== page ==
My dogs Chico and Annie were born at a home down Thiel Creek Road just past where the road forks, one way going uphill through fields of Scotch broom, wild blackberries and a rainbow of wildflowers, the other meandering downhill along the creek, bounded by ferns and fir trees. Usually we walk the upper path. It’s sunny and not so steep, but yesterday I took Chico down the lower path.
I hadn’t planned to take him to his birthplace. I’m pretty sure he doesn’t remember the house. He and Annie were only eight weeks old, 9 and 8 pounds of scared puppy, when Fred and I put them in the car and took them home that rainy April day last year. We had never had any contact with that family since then, and I don’t even remember their names.
But this time, the woman came driving by with one of her daughters. She recognized me and the dog and stopped to talk. “He looks just like his mother,” she said. Really, I thought, gazing at my dog. Perhaps. The mother dog, a Staffordshire bull terrier, was rounder and more mottled black and tan while Chico, half Lab, is primarily black. However, this summer his fur is lightening up, with more brown showing every day. And those eyes, those huge chocolate eyes, are unmistakable. Chico’s taller than his mom was, like a woman’s teenage son.
“Is he fixed?” the woman asked.
“Oh yeah,” I said, thinking about how my brother-and-sister pets were already humping each other at four months and I was relieved to have them neutered before Annie wound up pregnant.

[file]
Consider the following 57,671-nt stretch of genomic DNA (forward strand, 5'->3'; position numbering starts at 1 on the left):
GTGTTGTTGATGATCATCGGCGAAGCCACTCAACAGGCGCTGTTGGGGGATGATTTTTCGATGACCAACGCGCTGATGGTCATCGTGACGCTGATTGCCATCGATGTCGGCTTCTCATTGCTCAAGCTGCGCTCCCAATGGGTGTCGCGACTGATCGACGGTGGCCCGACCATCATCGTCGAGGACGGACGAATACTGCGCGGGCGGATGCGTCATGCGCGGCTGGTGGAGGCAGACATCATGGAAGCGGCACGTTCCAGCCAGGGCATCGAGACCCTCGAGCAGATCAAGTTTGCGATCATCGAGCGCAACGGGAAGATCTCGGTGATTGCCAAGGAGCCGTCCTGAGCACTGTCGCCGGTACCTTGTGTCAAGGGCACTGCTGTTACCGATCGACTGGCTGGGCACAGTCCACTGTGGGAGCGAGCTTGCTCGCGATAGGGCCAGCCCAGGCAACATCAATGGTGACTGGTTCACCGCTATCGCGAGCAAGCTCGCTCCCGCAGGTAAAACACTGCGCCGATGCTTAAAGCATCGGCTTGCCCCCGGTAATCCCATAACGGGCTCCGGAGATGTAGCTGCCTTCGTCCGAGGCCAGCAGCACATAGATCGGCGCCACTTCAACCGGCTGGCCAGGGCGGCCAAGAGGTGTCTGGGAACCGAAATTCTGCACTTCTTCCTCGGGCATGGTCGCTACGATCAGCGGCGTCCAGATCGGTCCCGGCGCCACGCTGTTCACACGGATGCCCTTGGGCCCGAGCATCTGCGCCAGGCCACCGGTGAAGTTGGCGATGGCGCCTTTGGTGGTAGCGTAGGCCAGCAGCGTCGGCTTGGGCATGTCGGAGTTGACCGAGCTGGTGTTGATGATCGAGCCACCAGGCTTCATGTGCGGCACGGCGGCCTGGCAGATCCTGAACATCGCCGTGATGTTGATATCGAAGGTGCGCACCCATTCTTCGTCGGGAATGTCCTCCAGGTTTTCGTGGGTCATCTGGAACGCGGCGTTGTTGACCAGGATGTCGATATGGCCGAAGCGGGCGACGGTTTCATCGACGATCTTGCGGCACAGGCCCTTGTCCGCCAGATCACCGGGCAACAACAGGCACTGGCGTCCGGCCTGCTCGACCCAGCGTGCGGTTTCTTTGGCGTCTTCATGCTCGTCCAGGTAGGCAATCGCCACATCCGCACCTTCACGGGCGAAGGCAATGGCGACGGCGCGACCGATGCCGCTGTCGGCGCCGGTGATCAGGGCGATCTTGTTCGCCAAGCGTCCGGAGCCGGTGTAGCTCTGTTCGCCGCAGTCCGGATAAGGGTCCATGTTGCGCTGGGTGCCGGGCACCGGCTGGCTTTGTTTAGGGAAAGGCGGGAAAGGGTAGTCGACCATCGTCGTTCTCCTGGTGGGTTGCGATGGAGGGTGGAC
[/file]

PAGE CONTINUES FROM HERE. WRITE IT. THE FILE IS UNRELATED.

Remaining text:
The woman drove on after that. Later I wondered if she had thought maybe Chico would be a good stud for breeding. No way. Two crazy dogs is enough.
Having gone that far and been sighted by the human mother, we walked toward the house. We were still a couple hundred yards away when I heard a dog barking like crazy from the garage. I was sure it was Chico’s mother. While he didn’t recognize the blue house, he did react to the voice, head cocked, ears up. “Mom?” He didn’t bark back, but I could see he was puzzled.
I felt bad for the dogs, separated for life. “He’s okay,” I called out to the hidden mother dog. “Big and healthy. I’ll take good care of him. I’m so sorry.” And we turned and headed back up the hill.
It was a long walk home. We collapsed on the cool lawn, Chico leaning all his 64 pounds on me as I pet his soft brown-black head. “You’re such a good boy,” I said, wrapping my arms around him and hugging him tight.